Youthful adults and teenagers who only think of Daniel Radcliffe as Harry Potter will most likely be unaware of the existence of Radcliffe's latest character, Allen Ginsberg, a famous poet borne out of the Beat Generation in the 1950's.


"Kill Your Darlings", directed by John Krokidas, who co-wrote the script with Austin Bunn (coincidentally, these two were roommates at Yale), brings to life the relationship between Ginsberg and his fellow compatriates, Lucien Carr (Dane DeHaan), Jack Kerouac (Jack Huston) and William S. Burroughs (Ben Foster).


In 1944, Ginsberg begins at ColumbiaUniversity in New York City, leaving behind in Paterson, New Jersey, his unfulfilled father, Louis (David Cross) and his mentally ill mother, Naomi (Jennifer Jason Leigh). Despite his mother's pleadings not to leave, Ginsberg follows his frustrated-poet father's advice and accepts his opportunity to follow his dreams.


Though he is shy and reserved, Ginsberg catches the eye of fellow Columbia student, Carr, a handsome rabble-rouser, who takes Ginsberg under his wing. Together with Burroughs, they spend their nights drinking, jazz-clubbing and crashing parties, specifically those at the apartment of David Kammerer (Michael C. Hall), a slightly older man obsessed with Lucien. Kammerer once held Carr's favor, the way Ginsberg does now, and he resents Allen greatly.


Along the way, Carr becomes enamored with Kerouac, another hard-drinking writer, who dropped out of both Columbia and the merchant marines. He lives, unmarried, with Edie (Elizabeth Olsen), who tries, in vain, to make Jack settle down. But the four of them, known as the "Libertine Circle", are hell-bent on savaging tradition and defying authority. Meanwhile, Kammerer is becoming more and more desperate to win Carr back.


Krokidas and Bunn have penned a beautiful script, replete with the look and feel of the 1940's New York jazz scene, and the bohemian lifestyle just coming into vogue. The dialogue is well-paced and invigorating, especially when delivered by this extremely accomplished and youthful cast.


Everyone is on their game here. Radcliffe is marvelous, leaving behind all traces of HP. It's a quietly nuanced performance, and if the field weren't already overly crowded, I would suggest he could be a contender come Oscar season for Best Actor.


DeHaan is a marvel. It's no wonder both men and women are drawn to him as Carr, especially in an era when homosexuality was not at all accepted, in almost every circle of society. His emotional scenes with Radcliffe are quite moving, decidedly when he's throwing over Ginsberg for Kerouac.


Though much of this true story is already known, I am not going to write about the ending of "Kill Your Darlings". These young men were so complex and original in their thinking and writing. The tragic circumstances that brought them closure as a group should be witnessed on film.


Krokidas has directed a gorgeously photographed film by Reed Morano. And his selection of Hall to portray the outsider Kammerer is a stroke of genius. Hall has never been better and I am hopeful for his continued success after his reign as Dexter.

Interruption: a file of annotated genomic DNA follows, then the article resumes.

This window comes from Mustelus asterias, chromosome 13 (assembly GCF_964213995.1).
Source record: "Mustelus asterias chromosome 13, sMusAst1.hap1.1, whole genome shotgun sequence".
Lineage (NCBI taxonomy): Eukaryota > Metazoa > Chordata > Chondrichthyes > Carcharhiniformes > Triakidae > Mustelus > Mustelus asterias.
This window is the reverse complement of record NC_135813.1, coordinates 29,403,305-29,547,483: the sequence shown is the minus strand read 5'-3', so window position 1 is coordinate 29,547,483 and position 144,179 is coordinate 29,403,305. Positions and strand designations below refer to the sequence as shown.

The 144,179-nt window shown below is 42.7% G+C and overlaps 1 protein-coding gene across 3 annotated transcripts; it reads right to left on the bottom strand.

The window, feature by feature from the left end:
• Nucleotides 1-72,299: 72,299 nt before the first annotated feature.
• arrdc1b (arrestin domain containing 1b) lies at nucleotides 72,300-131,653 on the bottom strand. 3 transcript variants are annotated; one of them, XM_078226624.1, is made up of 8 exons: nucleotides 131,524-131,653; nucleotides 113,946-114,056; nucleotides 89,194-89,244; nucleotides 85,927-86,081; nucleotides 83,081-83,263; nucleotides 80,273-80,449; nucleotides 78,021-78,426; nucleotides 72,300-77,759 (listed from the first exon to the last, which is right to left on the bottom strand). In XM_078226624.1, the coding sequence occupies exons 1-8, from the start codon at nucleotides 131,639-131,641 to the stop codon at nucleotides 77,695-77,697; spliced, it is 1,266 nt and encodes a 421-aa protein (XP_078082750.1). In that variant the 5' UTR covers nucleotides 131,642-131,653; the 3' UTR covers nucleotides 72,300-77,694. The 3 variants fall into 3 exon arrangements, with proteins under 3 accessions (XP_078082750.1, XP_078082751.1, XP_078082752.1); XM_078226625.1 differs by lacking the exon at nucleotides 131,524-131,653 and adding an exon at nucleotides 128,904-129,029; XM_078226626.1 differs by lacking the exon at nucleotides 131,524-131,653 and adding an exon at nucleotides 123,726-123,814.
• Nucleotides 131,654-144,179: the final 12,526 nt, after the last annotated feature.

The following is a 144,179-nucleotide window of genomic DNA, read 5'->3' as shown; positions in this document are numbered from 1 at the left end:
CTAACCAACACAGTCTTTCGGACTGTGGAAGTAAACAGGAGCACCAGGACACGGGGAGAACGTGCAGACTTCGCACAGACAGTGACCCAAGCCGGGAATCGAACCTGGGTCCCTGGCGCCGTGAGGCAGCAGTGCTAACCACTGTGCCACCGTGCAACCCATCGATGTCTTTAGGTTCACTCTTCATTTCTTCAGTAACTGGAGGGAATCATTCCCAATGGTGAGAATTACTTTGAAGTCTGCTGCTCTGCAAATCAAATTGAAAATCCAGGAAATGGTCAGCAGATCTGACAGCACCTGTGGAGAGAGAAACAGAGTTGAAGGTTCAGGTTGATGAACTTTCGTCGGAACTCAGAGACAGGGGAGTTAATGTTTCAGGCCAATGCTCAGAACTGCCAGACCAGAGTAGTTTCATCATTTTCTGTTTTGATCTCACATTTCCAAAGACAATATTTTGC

Opinion: See It Now!





If there was ever any doubt that Daniel Radcliffe has shed his Harry Potter persona, his game-changing, daring performance in "Kill Your Darlings" will settle that once and for all. Radcliffe portrays the real-life Beat poet of the 1950's, Allen Ginsberg, whose radical ideas about homosexuality, communism and other subjects made him a hero among America's liberal generation.


But the movie only covers Ginsberg's early years as a college-bound freshman in a Jewish home in New Jersey, with a poet father (David Cross) and a mentally challenged mother (Jennifer Jason Leigh). When Ginsberg enters Columbia University in New York in 1944, he meets Lucien Carr (Dane DeHaan), a reefer-smoking rebel who flaunts traditional values, and is the conduit through which Ginsberg meets other soon-to-be-famous Beat writers Jack Kerouac (Jack Huston -  masked man Richard Harrow  of "Boardwalk Empire") and William S. Burroughs (Ben Foster).


Michael C. Hall ("Dexter") is David Kammerer, Carr's older admirer, who hovers around just to be close to the object of his infatuation. When Carr spurns Kammerer's advances, their relationship will ultimately have dire consequences, and Ginsberg will find himself in a devastating moral dilemma. As for Carr, DeHaan's turn is stunning, simultaneously sympathetic and disturbing.


Meanwhile, Ginsberg is initially portrayed as a somewhat naive individual, only hinting at homosexuality. That will change as the film moves on, and Radcliffe gives a rather startling performance as the youthful innocent who adopts the life style of his rebellious classmates.


"Kill Your Darlings" is a microcosm of Allen Ginsburg's college beginnings, and indeed covers the period in Jack Kerouac's life prior to him writing his most famous piece, "On The Road". It's a slice-of-life film, artfully staged by first-time feature director John Krokidas (co-writer with Austin Bunn).


Radcliffe is clearly the headliner in this cast, but it's an admirable acting tour de force by a solid ensemble group. "Kill Your Darlings" is hardly light entertainment, but for the serious moviegoer it is worthy of your time.


Opinion: See It Now!